'Biggest mistake of my life' Man spends 7 years in mental hospital in drunken driving case

October 03, 1993|By Sheridan Lyons | Sheridan Lyons,Staff Writer

Daniel John O'Toole Jr. could have pleaded guilty in 1986 to charges of drunken driving and spitting on the officer who arrested him. Most likely, he would have spent no more than one year in jail.

Instead, he agreed to be found not criminally responsible -- an insanity plea -- and charges against him were dropped.

As a result, the ironworker from Dundalk spent most of the next seven years locked in the maximum-security Clifton T. Perkins Hospital Center in Jessup, which houses Maryland's most violent mental patients.

He spent much of that time battling in court to get out. And Perkins fought just as hard to keep him, never budging from its assertion that Mr. O'Toole is a danger to himself and others.

Late last month, a Baltimore County judge said "enough." He ruled against Perkins and allowed Mr. O'Toole, 46, to remain free on conditional release he had granted in June.

"I think this smacks of medieval England, to lock people up and throw away the key when they're nuts," Circuit Judge John Grason Turnbull II told the assistant attorney general who represented the hospital.

"This man has been in and out of Perkins for years -- for what amounts to a traffic offense. He's done nothing to himself or others. I'm going to give him the opportunity [to remain free]."

While Perkins is appealing the ruling, Mr. O'Toole says the hospital has billed him $10,000 for his treatment.


Daniel O'Toole's case is not an easy one. He had a history of brawling, drug and alcohol abuse, and he can be loud, abusive, racially insensitive and, occasionally, graphically threatening.

He and his attorney, Mark J. Adams, acknowledge that he suffers from bipolar disorder, better known as manic-depression.

The disorder is not uncommon: It afflicts 2.2 million Americans a year, according to the National Institutes of Mental Health. It is characterized by wild swings of mood, and the manic phase can produce feelings of great power, religious fervor and delusions of grandeur.

Dr. Raymond F. Patterson, director of the 220-bed Perkins facility for the past year, said he can't discuss specific cases, including Mr. O'Toole's. But speaking generally, he said bipolar disorder isn't curable but can be managed with medication -- although drugs and alcohol reduce its effectiveness.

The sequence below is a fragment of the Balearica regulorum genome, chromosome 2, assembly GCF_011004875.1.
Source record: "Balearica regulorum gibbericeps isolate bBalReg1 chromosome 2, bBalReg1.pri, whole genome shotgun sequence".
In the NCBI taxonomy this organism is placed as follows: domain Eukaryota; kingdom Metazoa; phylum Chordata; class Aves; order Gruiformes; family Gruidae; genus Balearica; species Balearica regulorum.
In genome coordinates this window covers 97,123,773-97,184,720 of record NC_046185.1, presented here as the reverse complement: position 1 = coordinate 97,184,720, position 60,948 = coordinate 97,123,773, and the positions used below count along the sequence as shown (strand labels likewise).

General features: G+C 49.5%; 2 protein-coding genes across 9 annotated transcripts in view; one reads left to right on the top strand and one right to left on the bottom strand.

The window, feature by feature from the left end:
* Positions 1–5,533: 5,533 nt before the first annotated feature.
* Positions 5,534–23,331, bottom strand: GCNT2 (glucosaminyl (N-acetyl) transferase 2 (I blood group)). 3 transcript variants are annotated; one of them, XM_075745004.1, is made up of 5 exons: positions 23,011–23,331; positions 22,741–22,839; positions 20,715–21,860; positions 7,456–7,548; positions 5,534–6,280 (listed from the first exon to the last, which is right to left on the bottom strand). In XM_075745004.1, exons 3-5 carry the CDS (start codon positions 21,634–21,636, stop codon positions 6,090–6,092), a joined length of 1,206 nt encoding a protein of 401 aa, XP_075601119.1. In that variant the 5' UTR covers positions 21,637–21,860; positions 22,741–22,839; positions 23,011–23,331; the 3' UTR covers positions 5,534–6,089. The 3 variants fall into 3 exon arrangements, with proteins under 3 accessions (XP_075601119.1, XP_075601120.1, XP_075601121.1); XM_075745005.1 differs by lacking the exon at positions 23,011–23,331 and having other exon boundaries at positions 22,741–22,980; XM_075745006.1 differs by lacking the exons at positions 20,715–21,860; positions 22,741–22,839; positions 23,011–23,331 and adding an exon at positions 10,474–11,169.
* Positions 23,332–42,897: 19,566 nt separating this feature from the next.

Mr. O'Toole also suffers from post traumatic stress disorder, the result of his service as a helicopter gunner in Vietnam, according to medical records he agreed to release.

But in terms of Mr. O'Toole's behavior, Mr. Adams described him as a man "with a temper, who can't handle his liquor too well. If that is a crime to put a man in prison -- and I consider Perkins a prison -- then we're all in trouble."

Mr. O'Toole's history is replete with incidents of bizarre behavior.

His ex-wife, Mary, who met Mr. O'Toole when she was 15, said he had nightmares after Vietnam, but only talked to fellow vets about his experiences.

And there were stormy times during their divorce, she said, but he never harmed her or their two children, despite his threats of violence. She visited him in the hospital and supports many of his allegations today.

Mr. Adams emphasized that Mr. O'Toole had no previous convictions. Like others with the bipolar disorder, he received treatment for years from private doctors and hospitals.

His run-in with Maryland's legal and mental health system began in March 1985, when he ran a red light and caused an accident. Less than two months later, a second accident brought charges of driving while intoxicated, resisting arrest, assaulting the other driver, then spitting at one of the state troopers who arrested him.

When the package of charges landed in court, Mr. O'Toole had a choice: Go to trial, and possibly to jail, or plead that he was not criminally responsible and go to a mental hospital. He chose the latter.

Judge Joseph F. Murphy Jr. warned Mr. O'Toole of the consequences on April 2, 1986, according to a transcript.

"Someone who enters that plea -- not criminally responsible by reason of insanity -- is theoretically subjecting himself to what amounts to life imprisonment," the judge said.

This is so because the length of a hospital stay doesn't depend on the prison term attached to the original crime. Once found to be ill, a patient can't be freed until he or Perkins successfully petitions the courts.

"That's when I made the biggest mistake of my life," Mr. O'Toole said.

'Being warehoused'

While Perkins officials say they can't discuss Mr. O'Toole's case, court sources and available medical records show that he was not a model defendant or patient.

While a series of lawyers battled for his release over the years -- with temporary successes that won him about a year outside -- Mr. O'Toole engaged in a battle of wills with a hospital that he says gave him little treatment and much abuse.

"I shared a room with a guy who ate his mother's heart," Mr. O'Toole said, hastening to add that the man was "one of the nicest" he met there.

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